Reform and Reaffirmation of South Asian Religious Traditions in the Colonial Period
Statue of Buddha in India
The advent of British power and waning of centralized Mughal power
brought about key changes in South Asian religious life in the
nineteenth and twentieth centuries. Religions came to be defined in
particular ways through the enactment of the census with its discrete
categories for “Hindu,” “Muslim,” and for separate castes. In
actuality, these categories may have been much more fluid than the
census allowed for. Many groups—Sikhs, low-caste people, those who
followed syncretic traditions that blended elements of separate
religions—were left in the margins and had to fight to be recognized.
The cultural critique and racism associated with the colonial regime
also meant that many Indians found themselves in defense of
“tradition.” All the movements of the period tended to position
themselves in relation to the British challenge, explicitly or not.
Thus Ram Mohun Roy, the famous Bengali founder of the Brahmo Samaj in
1828, modeled his vision of religious life along pluralistic and
universalist grounds. In the late nineteenth century, Dayanand
Saraswati, embracing the Vedic tradition, founded the Arya Samaj and
attempted to purge Hinduism of such “impure” elements as image worship
(based on an understanding of Vedic traditions as more authentic, as
also articulated by Western scholars). This organization was very
active in building Hindu consciousness in Punjab and elsewhere.
Certain organizations, educational institutions, and political
movements came to be centered around religion as well as caste and
other identities. Sir Syed Ahmed Khan founded Aligarh University to
promote the position of Muslims, many of whom had not benefited from
colonial patronage as much as Hindus. Many debates were couched in
religious terms. A community sought to gain the patronage and attention
of the British administration, and those who could “speak for” a
particular group were given the ability to influence government policy.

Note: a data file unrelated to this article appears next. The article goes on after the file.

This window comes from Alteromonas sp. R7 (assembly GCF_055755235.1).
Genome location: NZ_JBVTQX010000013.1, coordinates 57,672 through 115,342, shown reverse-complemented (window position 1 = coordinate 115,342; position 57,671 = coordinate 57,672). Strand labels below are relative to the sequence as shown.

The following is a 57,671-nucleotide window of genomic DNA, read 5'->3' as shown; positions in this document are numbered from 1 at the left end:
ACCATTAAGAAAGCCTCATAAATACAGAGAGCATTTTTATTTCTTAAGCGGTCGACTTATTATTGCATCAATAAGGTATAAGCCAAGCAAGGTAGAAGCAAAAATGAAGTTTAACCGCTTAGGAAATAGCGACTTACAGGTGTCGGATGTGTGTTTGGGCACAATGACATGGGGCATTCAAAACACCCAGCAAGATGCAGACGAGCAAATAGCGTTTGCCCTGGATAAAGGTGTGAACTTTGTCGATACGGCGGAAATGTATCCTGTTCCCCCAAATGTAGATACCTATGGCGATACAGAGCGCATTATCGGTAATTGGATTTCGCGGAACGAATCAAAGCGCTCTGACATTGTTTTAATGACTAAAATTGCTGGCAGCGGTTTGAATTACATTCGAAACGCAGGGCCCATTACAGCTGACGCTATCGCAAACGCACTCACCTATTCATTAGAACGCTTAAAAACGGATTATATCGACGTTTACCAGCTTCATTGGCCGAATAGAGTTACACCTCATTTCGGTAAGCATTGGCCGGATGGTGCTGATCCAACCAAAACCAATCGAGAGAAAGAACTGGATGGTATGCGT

In Punjab different communities came to compete with one another for
representation on government committees and in fledgling
representational institutions. One’s political affiliation and one’s
religion became intimately intertwined as groups of people attempted to
align themselves in ways that would allow them a voice within the
colonial structure—particularly as the promise of independence took
shape. These loyalties and communities were reconfigured and
politicized in a way that fundamentally transformed both religious
identity and how people engaged in political organization. It is within
this context that one must understand the formation of the
nation-states that succeeded the British colonial state through the
partition of the subcontinent: India, Pakistan, and after 1971,
Bangladesh, formerly East Pakistan.
To the Present—Conflict, Accommodation, New Directions
Modern India, the world’s largest democracy, has seen periods of great
triumphs in the formation of modern religious identities and practices,
as well as great tragedies. Caste continues to exert a profound
influence both in individual lives and in regional and national
politics (as shown recently in Bihar). However, leaders like Ambedkar,
who chose to convert to Buddhism to combat the stigma of
untouchability, and others have challenged the status quo like the
bhakti poets and Buddhist thinkers of centuries ago. Change and
continuity still characterize the development of religious traditions
in South Asia as they have in the past. Pakistan and Bangladesh have
experimented to different degrees with the integration of Islamic legal
structures into the running of the nation-state, but in neither nation
has conservative Islam exerted a definitive influence on governance.
The legal system in India has retained differing systems for Hindu and
Muslim personal law (more than 10 percent of the population of India is
Muslim). The Sikhs have battled for their own homeland, since 1997 a
relative peace has returned to the Punjab, but the issue may emerge
again. Fundamentalist Hinduism, especially after the destruction of the
mosque at Ayodhya in 1991, has raised concerns for all religious
minorities in the region—Sikh, Muslim, and Christian alike. South
Asia’s dynamic religious present is manifested throughout the world,
since the South Asian diaspora is a vital and growing community.
Religious traditions are transformed by this increasingly small world,
influenced by economic and political change, new media, and altering
social expectations. Core religious beliefs and practices will continue
to change, as living cultures do, in the future.
Author: Anne Murphy.